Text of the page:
Federation and U.N.O.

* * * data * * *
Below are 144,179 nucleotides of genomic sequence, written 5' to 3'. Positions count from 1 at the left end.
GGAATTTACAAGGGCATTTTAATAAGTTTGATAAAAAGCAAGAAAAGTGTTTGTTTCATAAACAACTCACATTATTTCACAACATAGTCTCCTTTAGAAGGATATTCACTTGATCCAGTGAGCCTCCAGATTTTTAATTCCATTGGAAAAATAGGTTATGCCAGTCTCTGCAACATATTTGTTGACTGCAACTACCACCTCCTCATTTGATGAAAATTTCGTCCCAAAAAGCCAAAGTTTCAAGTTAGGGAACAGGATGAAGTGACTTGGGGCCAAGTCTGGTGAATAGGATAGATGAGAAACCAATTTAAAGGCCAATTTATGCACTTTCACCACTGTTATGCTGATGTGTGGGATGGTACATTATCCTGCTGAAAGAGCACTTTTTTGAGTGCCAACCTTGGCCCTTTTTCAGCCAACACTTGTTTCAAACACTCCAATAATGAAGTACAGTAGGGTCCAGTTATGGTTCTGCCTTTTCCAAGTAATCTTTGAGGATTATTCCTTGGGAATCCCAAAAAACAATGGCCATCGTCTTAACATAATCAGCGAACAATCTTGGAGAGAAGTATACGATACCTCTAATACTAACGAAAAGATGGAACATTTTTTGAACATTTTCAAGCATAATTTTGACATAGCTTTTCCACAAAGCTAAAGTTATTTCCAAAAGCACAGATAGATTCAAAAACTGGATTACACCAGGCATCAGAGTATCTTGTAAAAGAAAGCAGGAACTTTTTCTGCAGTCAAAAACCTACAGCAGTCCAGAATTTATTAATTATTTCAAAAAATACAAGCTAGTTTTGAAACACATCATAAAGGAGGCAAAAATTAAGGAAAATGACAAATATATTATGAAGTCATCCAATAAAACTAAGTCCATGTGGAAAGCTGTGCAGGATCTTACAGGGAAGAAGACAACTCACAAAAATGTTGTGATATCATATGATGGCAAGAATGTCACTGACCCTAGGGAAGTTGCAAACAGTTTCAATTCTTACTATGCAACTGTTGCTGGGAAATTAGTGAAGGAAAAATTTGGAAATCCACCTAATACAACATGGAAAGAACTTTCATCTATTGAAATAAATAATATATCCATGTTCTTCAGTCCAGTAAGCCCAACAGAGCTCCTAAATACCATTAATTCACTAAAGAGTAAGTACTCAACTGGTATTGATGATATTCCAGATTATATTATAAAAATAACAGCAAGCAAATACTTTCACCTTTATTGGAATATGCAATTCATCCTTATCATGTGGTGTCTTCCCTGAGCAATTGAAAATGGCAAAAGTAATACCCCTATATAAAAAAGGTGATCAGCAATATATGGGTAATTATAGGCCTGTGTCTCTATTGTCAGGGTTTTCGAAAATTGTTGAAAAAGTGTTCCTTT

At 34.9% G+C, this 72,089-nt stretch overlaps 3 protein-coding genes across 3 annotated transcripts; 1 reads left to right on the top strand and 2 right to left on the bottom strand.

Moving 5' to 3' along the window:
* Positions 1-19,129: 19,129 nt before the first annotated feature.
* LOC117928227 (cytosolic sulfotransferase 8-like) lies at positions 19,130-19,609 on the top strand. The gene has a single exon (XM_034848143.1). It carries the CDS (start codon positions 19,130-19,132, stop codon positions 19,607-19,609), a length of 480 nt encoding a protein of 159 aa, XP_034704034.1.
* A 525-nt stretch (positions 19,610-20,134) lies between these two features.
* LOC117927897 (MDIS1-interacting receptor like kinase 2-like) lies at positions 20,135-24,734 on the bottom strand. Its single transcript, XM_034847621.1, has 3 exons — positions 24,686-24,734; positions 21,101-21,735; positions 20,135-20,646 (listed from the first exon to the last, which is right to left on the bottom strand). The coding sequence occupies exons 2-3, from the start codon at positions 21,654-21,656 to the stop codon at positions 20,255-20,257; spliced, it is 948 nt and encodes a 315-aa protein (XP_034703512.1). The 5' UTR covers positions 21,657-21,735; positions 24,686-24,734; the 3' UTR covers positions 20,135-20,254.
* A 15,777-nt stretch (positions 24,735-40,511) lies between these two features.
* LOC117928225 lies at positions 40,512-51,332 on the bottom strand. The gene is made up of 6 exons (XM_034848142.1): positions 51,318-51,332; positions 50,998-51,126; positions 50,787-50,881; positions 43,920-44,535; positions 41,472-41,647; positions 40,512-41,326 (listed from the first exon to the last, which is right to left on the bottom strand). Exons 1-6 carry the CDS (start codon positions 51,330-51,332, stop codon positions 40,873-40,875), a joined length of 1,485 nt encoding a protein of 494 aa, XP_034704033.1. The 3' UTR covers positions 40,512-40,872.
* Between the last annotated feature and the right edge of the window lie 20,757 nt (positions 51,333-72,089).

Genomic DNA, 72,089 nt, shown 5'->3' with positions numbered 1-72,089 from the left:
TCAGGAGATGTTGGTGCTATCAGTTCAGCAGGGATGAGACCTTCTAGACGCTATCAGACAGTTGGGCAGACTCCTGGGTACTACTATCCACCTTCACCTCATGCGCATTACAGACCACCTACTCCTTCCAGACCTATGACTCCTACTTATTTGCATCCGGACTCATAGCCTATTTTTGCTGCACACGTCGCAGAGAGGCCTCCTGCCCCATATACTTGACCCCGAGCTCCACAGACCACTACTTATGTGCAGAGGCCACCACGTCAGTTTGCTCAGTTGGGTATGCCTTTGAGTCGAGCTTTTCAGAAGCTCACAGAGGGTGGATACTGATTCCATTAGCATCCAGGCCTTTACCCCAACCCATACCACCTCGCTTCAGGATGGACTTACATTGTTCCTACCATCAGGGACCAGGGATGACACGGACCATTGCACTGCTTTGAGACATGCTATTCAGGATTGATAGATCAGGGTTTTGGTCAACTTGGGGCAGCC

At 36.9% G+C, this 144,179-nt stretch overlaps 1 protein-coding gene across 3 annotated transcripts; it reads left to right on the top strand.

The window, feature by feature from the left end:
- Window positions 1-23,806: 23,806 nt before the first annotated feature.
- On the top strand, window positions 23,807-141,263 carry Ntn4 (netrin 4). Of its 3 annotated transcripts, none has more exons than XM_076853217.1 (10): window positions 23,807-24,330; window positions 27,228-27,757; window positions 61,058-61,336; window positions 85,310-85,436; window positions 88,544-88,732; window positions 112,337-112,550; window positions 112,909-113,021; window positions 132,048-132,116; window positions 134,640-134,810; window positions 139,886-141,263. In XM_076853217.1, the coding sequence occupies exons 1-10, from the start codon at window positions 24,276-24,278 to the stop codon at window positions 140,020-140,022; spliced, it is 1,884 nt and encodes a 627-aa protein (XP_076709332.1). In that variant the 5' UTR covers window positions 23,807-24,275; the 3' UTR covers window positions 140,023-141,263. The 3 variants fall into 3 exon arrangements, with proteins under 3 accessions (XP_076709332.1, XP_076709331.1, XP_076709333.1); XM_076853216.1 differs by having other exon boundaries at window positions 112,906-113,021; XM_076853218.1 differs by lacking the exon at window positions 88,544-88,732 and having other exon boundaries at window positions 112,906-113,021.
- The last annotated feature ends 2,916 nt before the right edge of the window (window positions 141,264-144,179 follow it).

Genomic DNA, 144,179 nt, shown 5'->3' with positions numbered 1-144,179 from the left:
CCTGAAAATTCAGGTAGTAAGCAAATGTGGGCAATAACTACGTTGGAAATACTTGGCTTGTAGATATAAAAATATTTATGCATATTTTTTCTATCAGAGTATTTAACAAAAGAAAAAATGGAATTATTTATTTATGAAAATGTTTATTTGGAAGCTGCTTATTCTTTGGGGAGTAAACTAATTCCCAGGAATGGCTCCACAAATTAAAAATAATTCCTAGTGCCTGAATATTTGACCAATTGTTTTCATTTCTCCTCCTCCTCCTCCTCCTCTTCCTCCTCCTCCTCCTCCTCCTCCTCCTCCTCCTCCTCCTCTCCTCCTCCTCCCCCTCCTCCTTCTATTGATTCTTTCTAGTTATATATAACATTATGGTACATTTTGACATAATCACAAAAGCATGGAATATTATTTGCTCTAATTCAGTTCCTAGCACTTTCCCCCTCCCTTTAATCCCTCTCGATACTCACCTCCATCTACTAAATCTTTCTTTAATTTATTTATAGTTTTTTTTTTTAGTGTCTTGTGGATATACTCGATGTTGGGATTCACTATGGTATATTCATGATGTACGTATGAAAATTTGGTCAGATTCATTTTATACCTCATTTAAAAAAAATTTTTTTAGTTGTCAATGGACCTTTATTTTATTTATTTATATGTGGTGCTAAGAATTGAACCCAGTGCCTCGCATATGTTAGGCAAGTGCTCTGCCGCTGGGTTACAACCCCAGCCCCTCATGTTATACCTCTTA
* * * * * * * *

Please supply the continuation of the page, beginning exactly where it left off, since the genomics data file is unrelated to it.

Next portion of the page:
Mr. Eden's observations in the foreign affairs debate last week on the need for some abatement of national sovereignties has had a rather alarmingly stimulating effect on Mr. Bevin. The Foreign Secretary's reply, guarded though it was, went well beyond Mr. Eden's conception, and in a speech on the United Nations Organisa- tion last Saturday he set as the next task but one—the next being the construction of U.N.O. itself—that of "creating the right of the peoples of the world to elect their own representatives to a world Parliament." The Foreign Secretary is a hard-headed man and he probably cherishes few illusions, in spite of appearances, on the practicability of any development of the kind he indicates in any near future. But his words as they stand are a dangerous encourage- ment to loose thinking. To talk about the peoples of the world electing representatives to a world Parliament when half of them have not got to the length of casting responsible votes for a national Parliament is to dash recklessly forward from present realities to a visionary future. Is there a country in Asia in which voting for a national Parliament is any better than a farce, even if it exists at all? What kind of voting for a national Parliament is there in Russia? And what prospect is _there that a country like the United States would consent in any discernible future to rubmit itself to the decisions of any overriding world Parliament? These things may come. Some day, no doubt, they will come. But the immediate task, and an immense task, is to make the United Nations Organisa- tion equal to the hopes inspired by it. To fix attention on the next task but one means at this stage is a disastrous diversion and dissipation of energy.